Houck was surprised when Love fell. “I pushed Mr. Love because he was harassing my 12-year-old boy.” After Love fell, Houck took his son to a nearby hoagie shop. They then went into a cathedral and prayed. Houck got a text that officers wanted to talk to him, and he went back to the clinic and gave a statement.
However, Houck was not prosecuted in state court and a judge dismissed a private complaint brought by Love. But the Biden administration still chose to make a federal case of the incident.
Assistant U.S. Attorney Anita Eve cross-examined Houck, trying to get him to admit that he pushed Love because he was a clinic escort. But Houck repeated that it was because Love was bothering his son.
She accused Houck of telling escorts they will go to a “special place in hell.”
“They’re all collaborating in the evil of abortion,” Houck said, denying that he made that remark. “They’re children of God, and I pray for them.”
Under repeated questioning, Houck said he gets a $ 50-a-week stipend for gas from the Pro-Life Union of Pennsylvania for driving to the clinic from rural Bucks County. She also repeatedly asked him about his nonprofit’s webpage, which he said he posts blogs on but others, including a webmaster, also work on.
Eve pointed out that he had raised more than $400,000. Houck said that money was for his legal defense.
During his closing argument, Department of Justice civil rights trial lawyer Sanjay Patel said the government had proven its case and asked the jury to convict Houck. Houck admitted he had pushed a 72-year-old grandfather twice, said Patel. Houck is younger and larger than Love and should have known that he could hurt him. And an escort is protected under the FACE Act, Patel said. And Houck acted to prevent Love from carrying out his job as a clinic escort, Patel said.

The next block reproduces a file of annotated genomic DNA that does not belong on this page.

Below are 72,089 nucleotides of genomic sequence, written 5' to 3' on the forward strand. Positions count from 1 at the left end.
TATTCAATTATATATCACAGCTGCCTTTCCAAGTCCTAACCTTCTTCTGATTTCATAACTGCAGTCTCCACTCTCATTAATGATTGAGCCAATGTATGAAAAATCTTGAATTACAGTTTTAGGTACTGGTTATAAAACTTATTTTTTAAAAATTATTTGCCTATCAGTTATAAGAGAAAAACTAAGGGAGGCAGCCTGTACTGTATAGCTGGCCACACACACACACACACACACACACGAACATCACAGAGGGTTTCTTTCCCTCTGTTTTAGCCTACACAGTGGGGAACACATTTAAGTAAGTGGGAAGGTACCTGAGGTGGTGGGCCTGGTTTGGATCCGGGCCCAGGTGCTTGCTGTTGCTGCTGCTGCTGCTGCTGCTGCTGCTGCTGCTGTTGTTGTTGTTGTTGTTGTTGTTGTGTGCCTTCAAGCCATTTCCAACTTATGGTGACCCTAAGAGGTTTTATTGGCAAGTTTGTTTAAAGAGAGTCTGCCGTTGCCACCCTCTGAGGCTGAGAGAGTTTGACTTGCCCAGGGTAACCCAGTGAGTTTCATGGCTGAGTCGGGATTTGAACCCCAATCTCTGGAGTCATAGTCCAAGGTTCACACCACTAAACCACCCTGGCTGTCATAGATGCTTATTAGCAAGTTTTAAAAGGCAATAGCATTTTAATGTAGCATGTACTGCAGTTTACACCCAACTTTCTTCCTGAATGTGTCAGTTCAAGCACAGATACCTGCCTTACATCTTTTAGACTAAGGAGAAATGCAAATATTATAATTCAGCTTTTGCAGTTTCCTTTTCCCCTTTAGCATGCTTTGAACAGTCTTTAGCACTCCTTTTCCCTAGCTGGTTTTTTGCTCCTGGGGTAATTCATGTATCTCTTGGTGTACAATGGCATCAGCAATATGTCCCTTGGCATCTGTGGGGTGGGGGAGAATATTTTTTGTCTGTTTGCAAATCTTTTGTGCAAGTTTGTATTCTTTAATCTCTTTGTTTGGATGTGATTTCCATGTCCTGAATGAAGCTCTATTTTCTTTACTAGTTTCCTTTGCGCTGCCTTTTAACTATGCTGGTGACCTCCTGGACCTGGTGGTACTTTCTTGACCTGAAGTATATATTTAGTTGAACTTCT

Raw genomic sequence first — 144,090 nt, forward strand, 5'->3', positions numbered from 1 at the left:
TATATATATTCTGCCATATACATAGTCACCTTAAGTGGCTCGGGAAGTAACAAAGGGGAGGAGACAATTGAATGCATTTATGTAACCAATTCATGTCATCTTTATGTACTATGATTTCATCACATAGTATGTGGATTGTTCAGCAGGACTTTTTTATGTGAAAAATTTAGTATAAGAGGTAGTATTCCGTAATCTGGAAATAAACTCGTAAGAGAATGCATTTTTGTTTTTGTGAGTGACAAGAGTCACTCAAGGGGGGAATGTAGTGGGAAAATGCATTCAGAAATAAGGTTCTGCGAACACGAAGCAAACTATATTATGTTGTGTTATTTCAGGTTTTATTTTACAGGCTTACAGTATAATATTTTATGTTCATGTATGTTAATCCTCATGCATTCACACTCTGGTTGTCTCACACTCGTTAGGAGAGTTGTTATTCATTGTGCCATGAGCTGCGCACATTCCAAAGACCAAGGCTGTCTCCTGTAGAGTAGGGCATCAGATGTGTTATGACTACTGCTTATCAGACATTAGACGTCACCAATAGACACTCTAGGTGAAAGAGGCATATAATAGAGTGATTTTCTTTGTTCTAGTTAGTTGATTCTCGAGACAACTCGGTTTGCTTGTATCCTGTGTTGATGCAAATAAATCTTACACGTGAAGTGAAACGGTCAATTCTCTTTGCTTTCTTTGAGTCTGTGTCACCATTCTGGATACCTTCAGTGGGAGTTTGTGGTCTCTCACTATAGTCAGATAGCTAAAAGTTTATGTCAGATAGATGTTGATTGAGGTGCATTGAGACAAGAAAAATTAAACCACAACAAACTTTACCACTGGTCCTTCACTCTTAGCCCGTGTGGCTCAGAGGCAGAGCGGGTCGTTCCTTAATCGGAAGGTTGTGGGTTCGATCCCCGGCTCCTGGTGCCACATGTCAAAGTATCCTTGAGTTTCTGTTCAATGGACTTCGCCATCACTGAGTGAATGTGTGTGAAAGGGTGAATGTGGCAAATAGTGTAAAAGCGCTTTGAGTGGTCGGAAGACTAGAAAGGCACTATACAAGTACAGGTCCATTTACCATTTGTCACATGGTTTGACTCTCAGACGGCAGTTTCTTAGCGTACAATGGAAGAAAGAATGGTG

“The government is asking you to hold Mr. Houck responsible,” said Patel. “Don’t let him hide behind his son.”
In his closing, McMonagle said that the government had not proved that Houck pushed Love because he was a clinic escort. Rather it was because Love was harassing his son and refused to stop. And, he said, during her opening, Eve said the prosecution was not political, but McMonagle asked the jury to think for themselves about why it took a year from the incident for the government to bring charges and what had happened in the U.S. during that time.
And while Patel argued that Love was going by the book, McMonagle pointed out the rule book for clinic escorts tells them not to engage with protesters. And an email from a Planned Parenthood official said Love “has been spoken to about our nonengagement policy and he continues to disregard it.”
McMonagle said the heart of the case is the First Amendment and the rights that Houck has to speak, assemble, and practice his religion.
“This case is about a parent’s love for his child,” said McMonagle. “There isn’t any greater love than that.”
He also pointed out that Love gave several versions of the events when talking to the FBI.
“If in fact at the end of the trial, you have more questions than answers, you have reasonable doubt” and must find Houck not guilty, he told the jury.